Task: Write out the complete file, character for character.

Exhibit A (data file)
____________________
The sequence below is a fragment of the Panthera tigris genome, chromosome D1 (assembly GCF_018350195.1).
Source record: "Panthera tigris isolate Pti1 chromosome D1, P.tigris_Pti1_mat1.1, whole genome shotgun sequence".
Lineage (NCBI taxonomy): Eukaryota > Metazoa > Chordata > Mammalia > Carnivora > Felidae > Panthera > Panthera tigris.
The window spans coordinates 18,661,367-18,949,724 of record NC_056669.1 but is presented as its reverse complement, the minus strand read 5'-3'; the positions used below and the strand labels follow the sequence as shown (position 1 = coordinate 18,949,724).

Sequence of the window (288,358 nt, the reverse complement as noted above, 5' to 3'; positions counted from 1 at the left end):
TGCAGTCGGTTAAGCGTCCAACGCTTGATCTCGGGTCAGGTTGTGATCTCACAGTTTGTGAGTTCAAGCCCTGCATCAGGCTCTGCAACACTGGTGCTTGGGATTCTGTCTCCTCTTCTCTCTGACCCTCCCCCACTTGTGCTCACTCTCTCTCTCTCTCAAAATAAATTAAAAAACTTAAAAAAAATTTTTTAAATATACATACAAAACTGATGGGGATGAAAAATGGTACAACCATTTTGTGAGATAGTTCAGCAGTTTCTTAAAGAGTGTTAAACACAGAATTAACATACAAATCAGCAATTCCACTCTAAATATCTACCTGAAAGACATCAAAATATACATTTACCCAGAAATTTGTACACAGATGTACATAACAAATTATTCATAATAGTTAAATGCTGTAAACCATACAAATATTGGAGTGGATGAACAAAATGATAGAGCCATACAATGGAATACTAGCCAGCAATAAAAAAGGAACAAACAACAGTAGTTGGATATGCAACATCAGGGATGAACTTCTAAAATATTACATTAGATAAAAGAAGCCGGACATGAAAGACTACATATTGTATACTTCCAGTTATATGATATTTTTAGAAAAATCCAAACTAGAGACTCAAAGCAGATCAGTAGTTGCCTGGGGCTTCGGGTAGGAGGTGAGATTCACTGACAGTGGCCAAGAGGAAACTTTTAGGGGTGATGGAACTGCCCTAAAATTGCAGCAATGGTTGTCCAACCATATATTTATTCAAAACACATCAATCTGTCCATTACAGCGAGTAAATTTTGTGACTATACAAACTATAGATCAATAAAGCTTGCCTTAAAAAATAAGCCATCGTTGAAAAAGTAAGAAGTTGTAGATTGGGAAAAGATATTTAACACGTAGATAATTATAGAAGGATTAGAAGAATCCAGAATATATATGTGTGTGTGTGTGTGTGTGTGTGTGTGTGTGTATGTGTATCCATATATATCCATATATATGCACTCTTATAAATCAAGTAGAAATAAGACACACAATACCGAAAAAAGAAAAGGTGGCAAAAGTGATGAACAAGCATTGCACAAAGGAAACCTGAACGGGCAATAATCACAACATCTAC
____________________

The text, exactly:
The sequence below is a fragment of the Panthera tigris genome, chromosome D1 (assembly GCF_018350195.1).
Source record: "Panthera tigris isolate Pti1 chromosome D1, P.tigris_Pti1_mat1.1, whole genome shotgun sequence".
Lineage (NCBI taxonomy): Eukaryota > Metazoa > Chordata > Mammalia > Carnivora > Felidae > Panthera > Panthera tigris.
The window spans coordinates 18,661,367-18,949,724 of record NC_056669.1 but is presented as its reverse complement, the minus strand read 5'-3'; the positions used below and the strand labels follow the sequence as shown (position 1 = coordinate 18,949,724).

Sequence of the window (288,358 nt, the reverse complement as noted above, 5' to 3'; positions counted from 1 at the left end):
TGCAGTCGGTTAAGCGTCCAACGCTTGATCTCGGGTCAGGTTGTGATCTCACAGTTTGTGAGTTCAAGCCCTGCATCAGGCTCTGCAACACTGGTGCTTGGGATTCTGTCTCCTCTTCTCTCTGACCCTCCCCCACTTGTGCTCACTCTCTCTCTCTCTCAAAATAAATTAAAAAACTTAAAAAAAATTTTTTAAATATACATACAAAACTGATGGGGATGAAAAATGGTACAACCATTTTGTGAGATAGTTCAGCAGTTTCTTAAAGAGTGTTAAACACAGAATTAACATACAAATCAGCAATTCCACTCTAAATATCTACCTGAAAGACATCAAAATATACATTTACCCAGAAATTTGTACACAGATGTACATAACAAATTATTCATAATAGTTAAATGCTGTAAACCATACAAATATTGGAGTGGATGAACAAAATGATAGAGCCATACAATGGAATACTAGCCAGCAATAAAAAAGGAACAAACAACAGTAGTTGGATATGCAACATCAGGGATGAACTTCTAAAATATTACATTAGATAAAAGAAGCCGGACATGAAAGACTACATATTGTATACTTCCAGTTATATGATATTTTTAGAAAAATCCAAACTAGAGACTCAAAGCAGATCAGTAGTTGCCTGGGGCTTCGGGTAGGAGGTGAGATTCACTGACAGTGGCCAAGAGGAAACTTTTAGGGGTGATGGAACTGCCCTAAAATTGCAGCAATGGTTGTCCAACCATATATTTATTCAAAACACATCAATCTGTCCATTACAGCGAGTAAATTTTGTGACTATACAAACTATAGATCAATAAAGCTTGCCTTAAAAAATAAGCCATCGTTGAAAAAGTAAGAAGTTGTAGATTGGGAAAAGATATTTAACACGTAGATAATTATAGAAGGATTAGAAGAATCCAGAATATATATGTGTGTGTGTGTGTGTGTGTGTGTGTGTGTGTATGTGTATCCATATATATCCATATATATGCACTCTTATAAATCAAGTAGAAATAAGACACACAATACCGAAAAAAGAAAAGGTGGCAAAAGTGATGAACAAGCATTGCACAAAGGAAACCTGAACGGGCAATAATCACAACATCTAC